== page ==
Astronomical Observing and Photography


Making a finderscope from a binocular lens and PVC Plumbing fittings

20 February 2019

I made a finder from old binoculars for my first scope built through a telescope makers club. Everybody in the club used old 50mm binocular objectives to make finders. Having a foundry at the club, we used to cast the finder brackets from aluminium. A few years ago I made another finder almost entirely from off-the-shelf hardware store materials. The tube piece of 50mm PVC pipe. There are many different sizes around 50mm so bring your objective and try it out. The lens hood is a plumbing pipe coupling and the bracket is a piece of 75mm PVC. See photo's attached. I did use a lathe to machine the focuser but I'm sure you could use PVC step down adaptors to get it close to 1 1/4". If step down adaptors are not available, then cut a piece of tube, cut a piece out of the circumference to make an open split ring. It will fit inside the 50 mm tube. A series of these split rings made from reducing sizes of tube, glue them together with epoxy and you'll have your adaptor.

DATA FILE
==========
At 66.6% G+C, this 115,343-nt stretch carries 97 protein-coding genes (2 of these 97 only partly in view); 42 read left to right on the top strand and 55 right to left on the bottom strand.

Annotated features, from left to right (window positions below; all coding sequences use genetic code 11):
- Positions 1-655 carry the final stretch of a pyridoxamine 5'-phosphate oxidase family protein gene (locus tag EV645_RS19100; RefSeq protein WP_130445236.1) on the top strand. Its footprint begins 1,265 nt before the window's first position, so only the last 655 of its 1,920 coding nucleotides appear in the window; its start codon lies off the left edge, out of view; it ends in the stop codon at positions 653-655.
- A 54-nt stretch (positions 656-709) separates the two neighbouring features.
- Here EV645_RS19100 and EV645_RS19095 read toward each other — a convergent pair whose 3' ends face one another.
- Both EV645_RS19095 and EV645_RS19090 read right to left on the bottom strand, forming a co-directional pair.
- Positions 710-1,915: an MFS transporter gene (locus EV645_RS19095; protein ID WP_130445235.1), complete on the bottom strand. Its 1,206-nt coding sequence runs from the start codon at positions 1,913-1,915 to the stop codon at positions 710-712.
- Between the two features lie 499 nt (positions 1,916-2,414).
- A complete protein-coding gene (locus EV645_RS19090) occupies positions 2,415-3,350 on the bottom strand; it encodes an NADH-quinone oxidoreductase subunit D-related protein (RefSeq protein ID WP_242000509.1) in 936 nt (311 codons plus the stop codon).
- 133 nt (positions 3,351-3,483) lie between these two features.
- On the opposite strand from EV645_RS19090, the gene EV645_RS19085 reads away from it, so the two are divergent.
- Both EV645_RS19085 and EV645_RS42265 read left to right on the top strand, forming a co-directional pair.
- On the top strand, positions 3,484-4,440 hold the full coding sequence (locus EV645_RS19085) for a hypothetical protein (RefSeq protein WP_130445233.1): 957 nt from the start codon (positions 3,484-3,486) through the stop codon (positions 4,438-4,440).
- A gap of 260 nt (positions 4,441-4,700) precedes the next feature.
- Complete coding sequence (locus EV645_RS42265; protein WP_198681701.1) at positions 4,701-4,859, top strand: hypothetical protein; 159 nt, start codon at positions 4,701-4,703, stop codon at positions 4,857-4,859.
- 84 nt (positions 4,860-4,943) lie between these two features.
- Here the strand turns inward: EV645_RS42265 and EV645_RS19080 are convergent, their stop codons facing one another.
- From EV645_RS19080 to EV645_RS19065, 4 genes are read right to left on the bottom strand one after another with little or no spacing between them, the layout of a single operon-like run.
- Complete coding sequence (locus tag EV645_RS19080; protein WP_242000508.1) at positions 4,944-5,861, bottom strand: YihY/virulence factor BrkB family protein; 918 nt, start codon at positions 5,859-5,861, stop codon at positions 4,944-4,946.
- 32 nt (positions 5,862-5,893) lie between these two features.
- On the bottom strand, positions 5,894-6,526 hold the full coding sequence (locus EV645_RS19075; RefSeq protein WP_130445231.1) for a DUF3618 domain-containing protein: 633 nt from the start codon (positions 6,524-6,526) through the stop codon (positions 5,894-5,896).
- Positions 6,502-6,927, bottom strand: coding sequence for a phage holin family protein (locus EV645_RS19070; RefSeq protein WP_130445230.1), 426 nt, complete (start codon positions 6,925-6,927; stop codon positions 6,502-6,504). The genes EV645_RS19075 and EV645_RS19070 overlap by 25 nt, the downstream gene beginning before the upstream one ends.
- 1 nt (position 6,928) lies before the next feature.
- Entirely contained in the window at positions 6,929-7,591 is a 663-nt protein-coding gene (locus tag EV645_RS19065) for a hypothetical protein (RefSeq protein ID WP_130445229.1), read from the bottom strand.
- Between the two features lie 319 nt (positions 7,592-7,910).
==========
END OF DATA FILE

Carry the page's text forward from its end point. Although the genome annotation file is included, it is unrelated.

The binocular objective is held between a piece of 50mm PVC drain pipe and a 50mm join coupling
which also acts as a lens hood. On a very dewy night, another piece of 50 mm PVC can be inserted in
the front  side of the coupling to act as a dew cone or extended lens hood.

The length of the tube  is governed by whether you want the finder to be a straight through or a right
angle finder. A binocular prism can be used as a right angle finder.  You can re-use the binocular eyepiece
but I find that a cheap GSO or Skywatcher plossl eyepiece is much better than the binocular eyepiece

The adjustment bracket has 6 x M3 threads tapped straight into the 75mm PVC pipe. You need to tighten
with care to avoid stripping the threads.  I have been using this one for 4 years without issue.  If you prefer
something sturdier, you can use steel thread inserts available at any hardware straight in the 75mm PVC.

I did machine the focus tube from aluminium. It should be possible to find step down PVC adaptors that
can act as a defacto focuser.

The foot is a piece of 25 x 50mm aluminium U-channel extrusion. The dovetail foot is cut with a hand
mitre saw from a piece of delrin, but with the light weight of the finder a piece of hardwood - maple or
ash would suffice. A standard finder bracket has a 2 x 60 degree mitre 1.25 inch (31.75mm) on the base.